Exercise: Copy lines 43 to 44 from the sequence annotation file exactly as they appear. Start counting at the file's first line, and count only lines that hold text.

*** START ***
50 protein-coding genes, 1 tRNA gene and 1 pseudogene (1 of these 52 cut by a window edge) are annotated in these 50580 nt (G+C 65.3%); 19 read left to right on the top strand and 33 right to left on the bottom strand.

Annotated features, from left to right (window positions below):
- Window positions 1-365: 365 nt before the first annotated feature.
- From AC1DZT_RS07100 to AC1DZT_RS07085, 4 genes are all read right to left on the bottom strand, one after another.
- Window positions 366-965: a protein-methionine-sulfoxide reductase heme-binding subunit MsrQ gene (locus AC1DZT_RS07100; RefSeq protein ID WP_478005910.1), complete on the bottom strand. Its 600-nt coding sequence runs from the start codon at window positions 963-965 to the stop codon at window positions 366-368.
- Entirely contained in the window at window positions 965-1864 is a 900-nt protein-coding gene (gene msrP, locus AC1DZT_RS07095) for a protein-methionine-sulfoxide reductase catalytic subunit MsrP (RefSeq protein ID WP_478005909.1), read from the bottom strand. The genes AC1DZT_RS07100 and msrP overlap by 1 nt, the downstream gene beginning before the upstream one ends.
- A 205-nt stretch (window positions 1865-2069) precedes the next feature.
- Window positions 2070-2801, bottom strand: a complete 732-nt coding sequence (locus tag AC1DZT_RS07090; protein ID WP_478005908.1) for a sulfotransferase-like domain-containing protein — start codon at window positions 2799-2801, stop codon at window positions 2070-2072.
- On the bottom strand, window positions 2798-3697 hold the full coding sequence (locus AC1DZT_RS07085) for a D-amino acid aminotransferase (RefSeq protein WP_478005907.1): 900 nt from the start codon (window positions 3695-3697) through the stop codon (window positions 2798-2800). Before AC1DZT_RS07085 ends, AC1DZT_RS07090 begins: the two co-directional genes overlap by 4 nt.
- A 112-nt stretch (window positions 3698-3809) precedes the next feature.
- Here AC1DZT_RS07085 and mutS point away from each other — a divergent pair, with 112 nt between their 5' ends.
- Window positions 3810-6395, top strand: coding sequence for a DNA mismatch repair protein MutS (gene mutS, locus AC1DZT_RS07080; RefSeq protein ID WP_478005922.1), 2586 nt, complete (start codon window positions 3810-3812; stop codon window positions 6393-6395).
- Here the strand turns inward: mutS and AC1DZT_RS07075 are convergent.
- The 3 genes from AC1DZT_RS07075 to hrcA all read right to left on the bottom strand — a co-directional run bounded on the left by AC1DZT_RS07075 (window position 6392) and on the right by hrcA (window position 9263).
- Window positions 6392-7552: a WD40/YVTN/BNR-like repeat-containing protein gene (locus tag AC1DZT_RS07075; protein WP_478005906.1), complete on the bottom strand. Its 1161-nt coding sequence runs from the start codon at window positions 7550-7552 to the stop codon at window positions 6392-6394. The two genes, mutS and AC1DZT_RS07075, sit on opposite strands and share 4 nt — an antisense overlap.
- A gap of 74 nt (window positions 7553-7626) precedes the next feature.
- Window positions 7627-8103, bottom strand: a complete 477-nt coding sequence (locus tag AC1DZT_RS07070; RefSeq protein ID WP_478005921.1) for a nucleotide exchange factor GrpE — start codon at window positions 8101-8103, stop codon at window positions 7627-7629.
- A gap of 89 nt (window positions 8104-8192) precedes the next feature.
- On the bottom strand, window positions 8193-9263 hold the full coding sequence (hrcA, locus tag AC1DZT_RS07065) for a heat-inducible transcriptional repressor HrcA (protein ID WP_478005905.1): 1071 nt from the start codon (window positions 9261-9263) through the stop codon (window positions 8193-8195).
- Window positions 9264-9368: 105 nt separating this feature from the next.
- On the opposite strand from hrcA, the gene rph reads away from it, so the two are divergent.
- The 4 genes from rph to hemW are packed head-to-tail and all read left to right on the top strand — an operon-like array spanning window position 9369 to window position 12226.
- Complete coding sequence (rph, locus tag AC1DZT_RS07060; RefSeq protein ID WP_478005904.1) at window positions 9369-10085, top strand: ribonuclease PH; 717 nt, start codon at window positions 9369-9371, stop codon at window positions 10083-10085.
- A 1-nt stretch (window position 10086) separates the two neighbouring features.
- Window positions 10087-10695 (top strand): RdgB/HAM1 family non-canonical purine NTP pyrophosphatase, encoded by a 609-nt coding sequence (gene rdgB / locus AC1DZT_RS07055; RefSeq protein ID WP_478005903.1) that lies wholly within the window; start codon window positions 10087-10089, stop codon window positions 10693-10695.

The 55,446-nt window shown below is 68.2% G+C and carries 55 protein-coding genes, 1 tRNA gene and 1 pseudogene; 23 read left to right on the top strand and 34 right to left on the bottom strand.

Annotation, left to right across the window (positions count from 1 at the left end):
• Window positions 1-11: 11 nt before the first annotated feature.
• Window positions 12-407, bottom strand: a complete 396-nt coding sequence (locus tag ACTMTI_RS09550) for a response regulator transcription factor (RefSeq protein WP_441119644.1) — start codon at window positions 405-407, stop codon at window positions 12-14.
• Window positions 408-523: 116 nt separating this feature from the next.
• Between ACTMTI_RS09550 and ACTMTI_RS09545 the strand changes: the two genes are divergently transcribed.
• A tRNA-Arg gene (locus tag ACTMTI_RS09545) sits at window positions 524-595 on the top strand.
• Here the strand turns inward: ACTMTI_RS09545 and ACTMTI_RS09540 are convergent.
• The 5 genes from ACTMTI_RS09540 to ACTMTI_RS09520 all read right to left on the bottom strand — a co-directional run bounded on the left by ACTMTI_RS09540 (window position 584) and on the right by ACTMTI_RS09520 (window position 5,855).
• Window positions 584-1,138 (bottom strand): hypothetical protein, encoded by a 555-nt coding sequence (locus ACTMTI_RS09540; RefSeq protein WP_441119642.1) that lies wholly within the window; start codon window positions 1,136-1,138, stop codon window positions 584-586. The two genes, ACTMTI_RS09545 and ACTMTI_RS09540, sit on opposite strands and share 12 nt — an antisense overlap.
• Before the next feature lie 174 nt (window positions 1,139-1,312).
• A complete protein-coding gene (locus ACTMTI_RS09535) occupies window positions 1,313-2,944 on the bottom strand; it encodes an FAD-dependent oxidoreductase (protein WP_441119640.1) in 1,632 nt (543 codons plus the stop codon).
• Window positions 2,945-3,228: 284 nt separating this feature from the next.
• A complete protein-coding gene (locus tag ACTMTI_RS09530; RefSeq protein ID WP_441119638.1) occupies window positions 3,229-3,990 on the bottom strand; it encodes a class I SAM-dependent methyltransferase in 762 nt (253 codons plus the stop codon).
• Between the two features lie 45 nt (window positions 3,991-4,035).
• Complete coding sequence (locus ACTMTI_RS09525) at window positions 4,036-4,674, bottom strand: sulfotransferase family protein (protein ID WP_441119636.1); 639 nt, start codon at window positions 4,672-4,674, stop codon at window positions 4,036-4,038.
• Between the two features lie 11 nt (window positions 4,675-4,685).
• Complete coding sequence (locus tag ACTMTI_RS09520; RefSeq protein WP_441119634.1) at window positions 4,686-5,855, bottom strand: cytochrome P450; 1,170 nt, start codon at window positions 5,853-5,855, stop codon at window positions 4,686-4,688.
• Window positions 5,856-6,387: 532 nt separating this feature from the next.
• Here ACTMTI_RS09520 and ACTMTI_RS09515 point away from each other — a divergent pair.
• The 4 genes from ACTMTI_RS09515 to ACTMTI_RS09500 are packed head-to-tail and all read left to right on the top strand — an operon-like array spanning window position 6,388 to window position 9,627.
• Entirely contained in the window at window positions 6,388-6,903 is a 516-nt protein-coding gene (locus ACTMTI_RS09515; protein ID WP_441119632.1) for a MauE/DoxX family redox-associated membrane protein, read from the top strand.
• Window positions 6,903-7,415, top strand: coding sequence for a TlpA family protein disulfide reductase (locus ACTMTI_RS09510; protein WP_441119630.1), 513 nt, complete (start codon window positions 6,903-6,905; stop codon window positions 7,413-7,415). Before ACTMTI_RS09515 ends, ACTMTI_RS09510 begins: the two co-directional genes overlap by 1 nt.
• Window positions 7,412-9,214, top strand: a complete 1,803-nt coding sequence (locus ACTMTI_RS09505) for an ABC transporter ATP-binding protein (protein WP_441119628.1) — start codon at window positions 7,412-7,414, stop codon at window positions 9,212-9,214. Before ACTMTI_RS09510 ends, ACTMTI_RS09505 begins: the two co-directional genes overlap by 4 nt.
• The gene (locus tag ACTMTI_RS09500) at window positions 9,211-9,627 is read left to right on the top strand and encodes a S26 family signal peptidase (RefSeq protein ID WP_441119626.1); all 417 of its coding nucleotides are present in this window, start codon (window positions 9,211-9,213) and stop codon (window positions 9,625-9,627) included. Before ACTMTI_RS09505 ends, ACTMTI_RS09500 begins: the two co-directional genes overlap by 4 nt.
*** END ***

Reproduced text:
• Complete coding sequence (locus tag ACTMTI_RS09520; RefSeq protein WP_441119634.1) at window positions 4,686-5,855, bottom strand: cytochrome P450; 1,170 nt, start codon at window positions 5,853-5,855, stop codon at window positions 4,686-4,688.
• Window positions 5,856-6,387: 532 nt separating this feature from the next.